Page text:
By Stephen E. Alway, PhD, FACSM
Besides being born with the best genes possible, how can you jump higher, climb better or run faster? Perhaps such goals might be only to get to the ball in a pick-up game of basketball, or maybe you need to run faster if only for a few strides to get to a softball bounding in the infield or a basketball burning up the court. Maybe, this last winter season of skiing or snow boarding was disappointing for you because your thighs were always fatiguing and letting you down on the long runs. If any of these apply to you, then it is time to inject some serious training energy into you hip and thigh musculature and to power up these pistons of your lower body. With lunges, you will be surprised how quickly you will begin to show improvement in muscle power and general body balance, and this will give you a nice edge on any court, hill or field.
The hip structure and the muscles that surround this area provide the base of your lower body power and drive. Part of the spring upwards in an attempt to dunk a basketball requires that the hip and knee extensors are strong and powerful springs. The lunge exercise strongly activates and imparts explosive power to the gluteal muscles, the hamstring muscles of the posterior thigh and the quadriceps muscles of the anterior thigh. It is therefore ideal for providing a base for your improvement on the court, or in the field. Of course, it has the added benefit of tightening your thighs and gluteals for the pool scene this summer.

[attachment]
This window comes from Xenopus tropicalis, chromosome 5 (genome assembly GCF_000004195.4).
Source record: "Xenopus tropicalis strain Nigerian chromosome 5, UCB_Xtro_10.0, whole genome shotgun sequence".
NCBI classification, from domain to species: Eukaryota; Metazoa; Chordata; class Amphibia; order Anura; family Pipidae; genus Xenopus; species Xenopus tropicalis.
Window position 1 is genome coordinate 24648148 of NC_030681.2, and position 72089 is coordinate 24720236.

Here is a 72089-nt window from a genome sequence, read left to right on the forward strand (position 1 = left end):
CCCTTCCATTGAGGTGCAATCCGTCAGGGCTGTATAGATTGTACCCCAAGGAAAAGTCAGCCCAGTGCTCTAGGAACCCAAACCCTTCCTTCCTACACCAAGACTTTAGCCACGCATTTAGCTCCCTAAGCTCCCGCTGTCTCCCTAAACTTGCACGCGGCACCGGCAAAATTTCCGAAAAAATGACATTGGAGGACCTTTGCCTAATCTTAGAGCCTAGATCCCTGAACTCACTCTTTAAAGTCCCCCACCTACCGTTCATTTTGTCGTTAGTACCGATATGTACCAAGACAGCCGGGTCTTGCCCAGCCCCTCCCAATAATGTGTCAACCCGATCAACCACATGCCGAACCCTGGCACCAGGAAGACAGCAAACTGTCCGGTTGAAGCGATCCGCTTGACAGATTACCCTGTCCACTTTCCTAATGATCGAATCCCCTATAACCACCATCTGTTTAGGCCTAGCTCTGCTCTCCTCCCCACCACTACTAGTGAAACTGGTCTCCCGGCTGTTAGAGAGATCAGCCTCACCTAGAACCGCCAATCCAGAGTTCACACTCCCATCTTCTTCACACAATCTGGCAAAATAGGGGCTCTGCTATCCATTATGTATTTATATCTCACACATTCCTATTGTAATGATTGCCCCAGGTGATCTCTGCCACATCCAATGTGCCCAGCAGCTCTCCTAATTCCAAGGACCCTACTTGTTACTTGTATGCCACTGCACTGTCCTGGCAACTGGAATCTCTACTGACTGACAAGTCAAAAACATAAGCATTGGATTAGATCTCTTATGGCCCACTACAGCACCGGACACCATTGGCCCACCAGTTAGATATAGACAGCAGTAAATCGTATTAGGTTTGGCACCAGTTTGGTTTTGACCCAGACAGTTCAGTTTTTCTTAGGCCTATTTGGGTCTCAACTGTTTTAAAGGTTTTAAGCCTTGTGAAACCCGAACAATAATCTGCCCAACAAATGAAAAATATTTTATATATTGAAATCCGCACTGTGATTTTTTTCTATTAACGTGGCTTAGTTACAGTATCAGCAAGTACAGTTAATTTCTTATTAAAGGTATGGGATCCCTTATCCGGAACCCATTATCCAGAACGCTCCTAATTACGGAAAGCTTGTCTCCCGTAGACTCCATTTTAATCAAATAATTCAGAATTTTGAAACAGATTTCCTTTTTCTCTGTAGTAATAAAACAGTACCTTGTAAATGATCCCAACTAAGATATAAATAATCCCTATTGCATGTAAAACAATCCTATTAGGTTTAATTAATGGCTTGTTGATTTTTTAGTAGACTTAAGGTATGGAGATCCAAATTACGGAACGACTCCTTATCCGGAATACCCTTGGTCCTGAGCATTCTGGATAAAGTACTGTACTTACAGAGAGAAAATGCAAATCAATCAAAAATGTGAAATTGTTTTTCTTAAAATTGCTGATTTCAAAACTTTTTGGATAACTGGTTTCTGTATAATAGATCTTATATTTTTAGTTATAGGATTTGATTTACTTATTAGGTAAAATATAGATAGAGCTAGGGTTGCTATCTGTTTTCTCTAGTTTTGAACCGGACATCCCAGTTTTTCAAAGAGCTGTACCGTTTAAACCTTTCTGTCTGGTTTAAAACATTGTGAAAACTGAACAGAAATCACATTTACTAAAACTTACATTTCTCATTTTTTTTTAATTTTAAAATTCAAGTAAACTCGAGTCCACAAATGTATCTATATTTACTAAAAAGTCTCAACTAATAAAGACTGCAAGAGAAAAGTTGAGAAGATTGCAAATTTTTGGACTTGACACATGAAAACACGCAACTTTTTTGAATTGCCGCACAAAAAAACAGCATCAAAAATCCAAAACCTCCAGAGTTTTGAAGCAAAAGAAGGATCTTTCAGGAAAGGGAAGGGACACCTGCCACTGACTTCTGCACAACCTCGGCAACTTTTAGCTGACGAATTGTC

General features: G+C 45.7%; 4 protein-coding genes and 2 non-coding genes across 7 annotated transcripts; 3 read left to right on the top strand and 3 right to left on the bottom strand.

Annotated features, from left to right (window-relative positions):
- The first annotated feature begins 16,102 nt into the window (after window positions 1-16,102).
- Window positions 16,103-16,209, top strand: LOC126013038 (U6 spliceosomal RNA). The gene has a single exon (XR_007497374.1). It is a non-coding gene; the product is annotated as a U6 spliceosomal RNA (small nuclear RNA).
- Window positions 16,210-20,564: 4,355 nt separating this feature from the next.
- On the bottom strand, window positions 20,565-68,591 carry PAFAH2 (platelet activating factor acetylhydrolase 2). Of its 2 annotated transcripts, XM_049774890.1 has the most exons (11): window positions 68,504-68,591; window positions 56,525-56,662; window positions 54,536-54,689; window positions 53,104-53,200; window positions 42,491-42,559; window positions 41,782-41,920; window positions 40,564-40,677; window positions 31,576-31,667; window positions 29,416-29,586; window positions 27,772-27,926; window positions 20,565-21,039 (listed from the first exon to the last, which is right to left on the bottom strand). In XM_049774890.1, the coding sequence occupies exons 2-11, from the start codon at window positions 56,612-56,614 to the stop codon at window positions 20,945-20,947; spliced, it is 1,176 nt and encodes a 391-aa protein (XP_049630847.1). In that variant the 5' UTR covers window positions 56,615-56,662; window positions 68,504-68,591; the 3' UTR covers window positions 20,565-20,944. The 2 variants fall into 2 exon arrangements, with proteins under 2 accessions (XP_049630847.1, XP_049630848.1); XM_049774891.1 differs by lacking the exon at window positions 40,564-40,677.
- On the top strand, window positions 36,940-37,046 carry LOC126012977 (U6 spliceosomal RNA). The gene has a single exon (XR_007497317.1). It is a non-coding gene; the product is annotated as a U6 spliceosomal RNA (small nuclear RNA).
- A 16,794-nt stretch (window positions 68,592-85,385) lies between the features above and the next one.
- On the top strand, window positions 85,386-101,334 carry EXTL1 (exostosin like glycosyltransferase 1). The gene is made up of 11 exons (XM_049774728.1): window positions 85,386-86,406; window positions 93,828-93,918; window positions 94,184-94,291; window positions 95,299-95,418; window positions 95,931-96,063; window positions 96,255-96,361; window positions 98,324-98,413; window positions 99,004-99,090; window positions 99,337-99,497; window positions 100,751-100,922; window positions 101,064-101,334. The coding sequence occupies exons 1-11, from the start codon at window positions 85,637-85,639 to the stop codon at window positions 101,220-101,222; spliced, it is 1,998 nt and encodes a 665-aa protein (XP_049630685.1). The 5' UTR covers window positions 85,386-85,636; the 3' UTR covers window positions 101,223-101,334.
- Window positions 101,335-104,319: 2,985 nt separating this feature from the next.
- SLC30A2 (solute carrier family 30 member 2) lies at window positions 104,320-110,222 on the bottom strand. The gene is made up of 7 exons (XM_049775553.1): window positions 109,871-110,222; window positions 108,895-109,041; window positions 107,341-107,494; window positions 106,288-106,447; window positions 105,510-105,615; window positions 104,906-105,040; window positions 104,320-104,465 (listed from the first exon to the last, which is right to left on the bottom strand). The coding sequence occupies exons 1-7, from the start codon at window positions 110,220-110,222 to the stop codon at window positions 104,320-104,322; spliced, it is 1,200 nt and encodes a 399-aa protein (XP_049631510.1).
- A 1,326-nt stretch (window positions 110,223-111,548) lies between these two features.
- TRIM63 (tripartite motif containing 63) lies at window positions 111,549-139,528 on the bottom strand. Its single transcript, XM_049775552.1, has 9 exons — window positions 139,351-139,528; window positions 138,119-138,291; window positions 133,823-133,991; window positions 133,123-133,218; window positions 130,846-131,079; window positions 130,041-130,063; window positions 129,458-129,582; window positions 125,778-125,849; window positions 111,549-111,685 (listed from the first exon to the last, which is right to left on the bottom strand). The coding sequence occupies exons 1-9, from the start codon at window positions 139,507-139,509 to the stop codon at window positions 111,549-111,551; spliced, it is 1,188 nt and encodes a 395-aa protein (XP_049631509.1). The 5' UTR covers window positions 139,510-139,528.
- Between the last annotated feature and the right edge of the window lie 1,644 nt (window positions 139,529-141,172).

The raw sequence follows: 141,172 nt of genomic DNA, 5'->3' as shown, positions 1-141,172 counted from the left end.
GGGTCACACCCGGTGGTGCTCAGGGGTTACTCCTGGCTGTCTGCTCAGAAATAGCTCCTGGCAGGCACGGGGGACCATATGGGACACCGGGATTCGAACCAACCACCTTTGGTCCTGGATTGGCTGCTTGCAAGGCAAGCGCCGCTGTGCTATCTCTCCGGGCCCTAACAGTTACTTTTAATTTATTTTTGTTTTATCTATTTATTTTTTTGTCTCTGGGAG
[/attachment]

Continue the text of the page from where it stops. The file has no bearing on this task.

There are three sets of gluteal muscles. The gluteus maximus is the largest and thickest hip muscle and it contains the strongest and largest muscle fibers in the body. The upper attachment of the gluteus maximus is on the hipbones and the lower attachment is on the posterior side of the femur bone of the thigh below the hip joint. This strong muscle pulls the thigh posteriorly (backwards) in an action described as thigh or hip extension.
Three hamstring muscles sit on the posterior side of the thigh. The biceps femoris has a long and a short head. The long head begins on the posterior part of the ischial bone of the hip. You literally sit on these bones when you are in a chair. The short head of the biceps femoris begins along the lateral side of femur bone of the thigh. Both heads of the biceps femoris come together to attach to a single tendon that connects to the small lateral bone of the lower leg called the fibula.